The complaint stated that "the federal government is preventing the media and the Canadian public from speaking to government scientists for news stories – especially when the scientists' research or point of view runs counter to current Government policies on matters such as environmental protection, oil sands development, and climate change."

The ELC complaint, which was filed in conjunction with Democracy Watch, states the government policy of restricting media access to scientists "impoverishes the public debate on issues of significant national concern."

The report notes that the World Federation of Science Journalists and the Canadian Science Writers' Association have both complained about the lack of "timely access" to government scientists.

Story continues below advertisement

It also states that an Environment Canada analysis of the government's media access policy was frustrating to federal scientists.

"They feel the intent of the policy is to prevent them from speaking to the media," stated the Environment Canada analysis.

The ELC report quotes the Professional Institute of the Public Service of Canada as stating: "This government, by suppressing access to this information, is depriving the Canadian and international communities of significant discoveries."

It is standard practice of the federal government to require any scientist who is asked for an interview to first get approval from public relations officials with the ministry. Approval, or denial, can take days and often the decision is made by officials in Ottawa. In 2011, for example, reporters were denied access to Kristi Miller, a DFO scientist who had just published a paper on her research into salmon disease on the West Coast.

Your Globe

Build your personal news feed

  1. Follow topics and authors relevant to your reading interests.
  2. Check your Following feed daily, and never miss an article. Access your Following feed from your account menu at the top right corner of every page.

Follow the author of this article:

View more suggestions in Following Read more about following topics and authors
Report an error Editorial code of conduct
Due to technical reasons, we have temporarily removed commenting from our articles. We hope to have this fixed soon. Thank you for your patience. If you are looking to give feedback on our new site, please send it along to feedback@globeandmail.com. If you want to write a letter to the editor, please forward to letters@globeandmail.com.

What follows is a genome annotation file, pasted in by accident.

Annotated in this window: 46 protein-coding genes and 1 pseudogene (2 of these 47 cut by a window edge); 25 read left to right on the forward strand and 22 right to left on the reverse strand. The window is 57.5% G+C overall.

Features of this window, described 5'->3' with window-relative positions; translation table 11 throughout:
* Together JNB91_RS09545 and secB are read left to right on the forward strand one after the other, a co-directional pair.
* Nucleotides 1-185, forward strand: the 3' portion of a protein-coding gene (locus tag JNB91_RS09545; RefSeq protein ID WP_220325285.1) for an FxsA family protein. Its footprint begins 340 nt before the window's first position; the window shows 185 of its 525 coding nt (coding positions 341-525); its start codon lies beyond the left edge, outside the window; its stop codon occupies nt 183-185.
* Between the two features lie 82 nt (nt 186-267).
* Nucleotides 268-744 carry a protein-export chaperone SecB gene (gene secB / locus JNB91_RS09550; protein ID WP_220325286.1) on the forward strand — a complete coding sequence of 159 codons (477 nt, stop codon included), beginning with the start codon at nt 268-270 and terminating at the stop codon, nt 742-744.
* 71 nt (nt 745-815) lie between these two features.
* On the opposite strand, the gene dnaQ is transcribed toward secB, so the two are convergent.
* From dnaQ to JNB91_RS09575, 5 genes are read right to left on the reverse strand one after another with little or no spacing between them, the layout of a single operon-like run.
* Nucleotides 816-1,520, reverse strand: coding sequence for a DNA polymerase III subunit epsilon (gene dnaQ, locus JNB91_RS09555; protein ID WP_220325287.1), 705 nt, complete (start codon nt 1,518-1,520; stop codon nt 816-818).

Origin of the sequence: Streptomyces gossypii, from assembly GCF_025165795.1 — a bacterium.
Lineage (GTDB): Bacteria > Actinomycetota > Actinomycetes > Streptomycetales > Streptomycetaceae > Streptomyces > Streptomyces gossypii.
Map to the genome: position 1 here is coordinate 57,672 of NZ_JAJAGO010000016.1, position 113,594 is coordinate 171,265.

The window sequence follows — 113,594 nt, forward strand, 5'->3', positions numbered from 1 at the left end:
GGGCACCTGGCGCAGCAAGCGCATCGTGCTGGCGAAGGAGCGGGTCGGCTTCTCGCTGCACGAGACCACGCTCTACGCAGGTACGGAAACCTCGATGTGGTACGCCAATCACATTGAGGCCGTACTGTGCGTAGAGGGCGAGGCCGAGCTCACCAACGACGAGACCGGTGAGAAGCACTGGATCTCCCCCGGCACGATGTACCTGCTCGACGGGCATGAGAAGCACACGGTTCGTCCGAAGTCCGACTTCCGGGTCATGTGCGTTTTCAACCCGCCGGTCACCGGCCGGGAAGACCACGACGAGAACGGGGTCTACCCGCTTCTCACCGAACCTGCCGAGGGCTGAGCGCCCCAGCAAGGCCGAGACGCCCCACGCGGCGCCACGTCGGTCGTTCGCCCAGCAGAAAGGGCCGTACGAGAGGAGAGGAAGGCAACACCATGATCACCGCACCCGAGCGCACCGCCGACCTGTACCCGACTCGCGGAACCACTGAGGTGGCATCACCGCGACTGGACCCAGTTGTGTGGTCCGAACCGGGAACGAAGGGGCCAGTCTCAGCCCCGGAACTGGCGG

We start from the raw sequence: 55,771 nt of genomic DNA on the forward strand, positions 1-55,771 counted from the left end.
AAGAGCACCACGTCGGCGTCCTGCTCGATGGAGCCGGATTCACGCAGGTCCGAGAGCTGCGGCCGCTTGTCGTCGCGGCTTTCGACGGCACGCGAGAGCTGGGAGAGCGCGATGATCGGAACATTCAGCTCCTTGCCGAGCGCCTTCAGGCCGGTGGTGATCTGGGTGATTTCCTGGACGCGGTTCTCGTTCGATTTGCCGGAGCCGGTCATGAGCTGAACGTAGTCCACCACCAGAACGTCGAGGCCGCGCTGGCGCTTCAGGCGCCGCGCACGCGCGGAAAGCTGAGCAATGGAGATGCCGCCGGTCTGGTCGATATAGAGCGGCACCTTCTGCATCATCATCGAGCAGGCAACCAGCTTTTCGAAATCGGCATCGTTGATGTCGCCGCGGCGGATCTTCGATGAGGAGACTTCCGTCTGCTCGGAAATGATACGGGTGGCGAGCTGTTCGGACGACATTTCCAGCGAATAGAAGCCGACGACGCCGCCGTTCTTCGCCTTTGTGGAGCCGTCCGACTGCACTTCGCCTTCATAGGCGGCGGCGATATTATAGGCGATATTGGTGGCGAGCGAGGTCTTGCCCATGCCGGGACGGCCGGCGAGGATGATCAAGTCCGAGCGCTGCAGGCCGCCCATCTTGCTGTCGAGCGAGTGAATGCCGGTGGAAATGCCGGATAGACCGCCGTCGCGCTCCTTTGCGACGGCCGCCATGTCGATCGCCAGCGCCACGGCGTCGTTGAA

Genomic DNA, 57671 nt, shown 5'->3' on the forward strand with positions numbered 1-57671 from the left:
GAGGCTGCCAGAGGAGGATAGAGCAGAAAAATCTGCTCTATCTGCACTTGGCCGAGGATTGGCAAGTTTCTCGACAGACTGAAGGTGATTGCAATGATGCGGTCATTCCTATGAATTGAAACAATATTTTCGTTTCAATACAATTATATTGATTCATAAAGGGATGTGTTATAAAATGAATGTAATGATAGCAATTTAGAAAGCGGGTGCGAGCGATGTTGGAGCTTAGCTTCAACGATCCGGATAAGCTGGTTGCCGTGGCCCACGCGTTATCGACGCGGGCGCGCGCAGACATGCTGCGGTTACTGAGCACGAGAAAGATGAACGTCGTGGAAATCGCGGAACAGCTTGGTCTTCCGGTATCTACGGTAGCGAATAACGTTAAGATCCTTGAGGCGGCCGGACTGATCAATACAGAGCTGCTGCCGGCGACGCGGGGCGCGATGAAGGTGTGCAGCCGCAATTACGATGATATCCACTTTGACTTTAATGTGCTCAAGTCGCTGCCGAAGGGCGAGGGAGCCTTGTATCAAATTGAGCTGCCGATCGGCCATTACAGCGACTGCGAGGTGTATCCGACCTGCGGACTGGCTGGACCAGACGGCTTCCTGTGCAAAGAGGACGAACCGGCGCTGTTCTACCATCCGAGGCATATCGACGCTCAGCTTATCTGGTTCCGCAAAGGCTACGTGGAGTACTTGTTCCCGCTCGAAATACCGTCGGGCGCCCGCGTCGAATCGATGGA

Welcome to The Globe and Mail’s comment community. This is a space where subscribers can engage with each other and Globe staff. Non-subscribers can read and sort comments but will not be able to engage with them in any way. Click here to subscribe.

If you would like to write a letter to the editor, please forward it to letters@globeandmail.com. Readers can also interact with The Globe on Facebook and Twitter .

Welcome to The Globe and Mail’s comment community. This is a space where subscribers can engage with each other and Globe staff. Non-subscribers can read and sort comments but will not be able to engage with them in any way. Click here to subscribe.

If you would like to write a letter to the editor, please forward it to letters@globeandmail.com. Readers can also interact with The Globe on Facebook and Twitter .

Welcome to The Globe and Mail’s comment community. This is a space where subscribers can engage with each other and Globe staff.

We aim to create a safe and valuable space for discussion and debate. That means:

  • Treat others as you wish to be treated
  • Criticize ideas, not people
  • Stay on topic
  • Avoid the use of toxic and offensive language
  • Flag bad behaviour

If you do not see your comment posted immediately, it is being reviewed by the moderation team and may appear shortly, generally within an hour.

We aim to have all comments reviewed in a timely manner.

Comments that violate our community guidelines will not be posted.

UPDATED: Read our community guidelines here

Discussion loading ...

To view this site properly, enable cookies in your browser. Read our privacy policy to learn more.
How to enable cookies